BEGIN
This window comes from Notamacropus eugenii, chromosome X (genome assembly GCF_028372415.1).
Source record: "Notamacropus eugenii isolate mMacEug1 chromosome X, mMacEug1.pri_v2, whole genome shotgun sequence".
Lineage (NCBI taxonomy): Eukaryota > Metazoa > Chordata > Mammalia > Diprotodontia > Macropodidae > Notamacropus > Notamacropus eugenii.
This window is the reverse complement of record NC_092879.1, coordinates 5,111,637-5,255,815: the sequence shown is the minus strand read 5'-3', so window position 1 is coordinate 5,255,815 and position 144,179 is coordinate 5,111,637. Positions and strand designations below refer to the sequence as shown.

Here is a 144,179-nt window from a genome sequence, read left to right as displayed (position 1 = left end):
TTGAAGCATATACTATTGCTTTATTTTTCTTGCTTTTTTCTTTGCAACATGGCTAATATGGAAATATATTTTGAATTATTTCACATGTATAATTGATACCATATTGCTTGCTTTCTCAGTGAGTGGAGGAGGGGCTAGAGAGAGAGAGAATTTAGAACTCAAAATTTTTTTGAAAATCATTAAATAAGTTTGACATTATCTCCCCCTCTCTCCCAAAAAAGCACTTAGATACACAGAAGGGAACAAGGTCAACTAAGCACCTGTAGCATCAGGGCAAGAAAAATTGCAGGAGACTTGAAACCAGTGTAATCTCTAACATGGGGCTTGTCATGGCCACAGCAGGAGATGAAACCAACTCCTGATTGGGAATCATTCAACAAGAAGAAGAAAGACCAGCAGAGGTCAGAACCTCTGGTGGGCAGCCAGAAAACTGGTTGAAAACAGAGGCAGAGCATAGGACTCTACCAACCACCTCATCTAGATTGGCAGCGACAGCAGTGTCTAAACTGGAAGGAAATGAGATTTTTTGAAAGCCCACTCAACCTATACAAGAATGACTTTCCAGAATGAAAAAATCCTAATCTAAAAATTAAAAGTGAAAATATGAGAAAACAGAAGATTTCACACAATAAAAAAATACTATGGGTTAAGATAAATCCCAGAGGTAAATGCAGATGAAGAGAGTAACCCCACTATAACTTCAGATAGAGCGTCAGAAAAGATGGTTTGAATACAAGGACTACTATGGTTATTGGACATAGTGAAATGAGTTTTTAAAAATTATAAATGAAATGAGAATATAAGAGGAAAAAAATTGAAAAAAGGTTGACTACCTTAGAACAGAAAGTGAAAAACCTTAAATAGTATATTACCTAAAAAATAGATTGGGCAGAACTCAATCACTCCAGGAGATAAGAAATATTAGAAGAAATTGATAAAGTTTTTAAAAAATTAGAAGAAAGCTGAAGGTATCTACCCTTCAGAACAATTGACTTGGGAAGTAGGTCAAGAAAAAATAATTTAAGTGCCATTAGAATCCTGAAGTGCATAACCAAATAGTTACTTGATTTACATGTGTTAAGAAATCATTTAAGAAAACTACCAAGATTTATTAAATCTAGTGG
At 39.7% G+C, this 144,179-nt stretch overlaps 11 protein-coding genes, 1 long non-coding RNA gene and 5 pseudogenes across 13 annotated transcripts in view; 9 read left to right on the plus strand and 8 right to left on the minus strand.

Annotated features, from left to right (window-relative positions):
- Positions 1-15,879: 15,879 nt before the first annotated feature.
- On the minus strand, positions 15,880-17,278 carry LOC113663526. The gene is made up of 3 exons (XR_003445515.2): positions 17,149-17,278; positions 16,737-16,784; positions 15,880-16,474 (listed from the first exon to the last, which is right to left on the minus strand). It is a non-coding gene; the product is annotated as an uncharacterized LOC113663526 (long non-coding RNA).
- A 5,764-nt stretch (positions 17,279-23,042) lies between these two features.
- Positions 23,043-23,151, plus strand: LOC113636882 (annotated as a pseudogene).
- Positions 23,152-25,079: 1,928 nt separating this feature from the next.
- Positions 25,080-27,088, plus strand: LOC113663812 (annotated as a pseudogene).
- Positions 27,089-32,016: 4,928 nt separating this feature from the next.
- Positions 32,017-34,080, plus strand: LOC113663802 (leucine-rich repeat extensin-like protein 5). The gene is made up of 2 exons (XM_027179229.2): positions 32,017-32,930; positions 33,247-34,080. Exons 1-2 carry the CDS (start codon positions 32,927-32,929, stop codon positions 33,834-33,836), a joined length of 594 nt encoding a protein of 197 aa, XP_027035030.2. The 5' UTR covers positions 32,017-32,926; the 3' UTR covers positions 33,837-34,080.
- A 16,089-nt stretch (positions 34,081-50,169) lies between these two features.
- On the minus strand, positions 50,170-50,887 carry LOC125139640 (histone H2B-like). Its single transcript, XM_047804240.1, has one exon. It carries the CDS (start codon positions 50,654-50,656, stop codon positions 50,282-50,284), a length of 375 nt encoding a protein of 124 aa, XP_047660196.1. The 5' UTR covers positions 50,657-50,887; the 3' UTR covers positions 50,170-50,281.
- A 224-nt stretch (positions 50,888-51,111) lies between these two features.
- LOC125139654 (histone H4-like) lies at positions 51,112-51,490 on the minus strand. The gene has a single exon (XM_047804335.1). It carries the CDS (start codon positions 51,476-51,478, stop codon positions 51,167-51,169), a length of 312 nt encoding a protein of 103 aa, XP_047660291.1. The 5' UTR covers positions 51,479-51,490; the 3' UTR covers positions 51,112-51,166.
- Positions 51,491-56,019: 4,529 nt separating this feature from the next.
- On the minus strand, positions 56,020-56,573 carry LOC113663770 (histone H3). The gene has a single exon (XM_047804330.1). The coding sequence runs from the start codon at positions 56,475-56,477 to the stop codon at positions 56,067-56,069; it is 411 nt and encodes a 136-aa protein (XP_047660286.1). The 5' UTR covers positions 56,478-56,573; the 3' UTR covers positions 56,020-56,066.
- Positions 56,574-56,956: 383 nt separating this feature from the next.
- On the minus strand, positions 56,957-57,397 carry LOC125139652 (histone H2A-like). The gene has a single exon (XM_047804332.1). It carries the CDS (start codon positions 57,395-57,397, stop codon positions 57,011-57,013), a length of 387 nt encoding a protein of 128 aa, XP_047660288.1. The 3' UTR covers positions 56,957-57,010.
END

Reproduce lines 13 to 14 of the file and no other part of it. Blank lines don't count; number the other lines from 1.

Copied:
- Positions 23,152-25,079: 1,928 nt separating this feature from the next.
- Positions 25,080-27,088, plus strand: LOC113663812 (annotated as a pseudogene).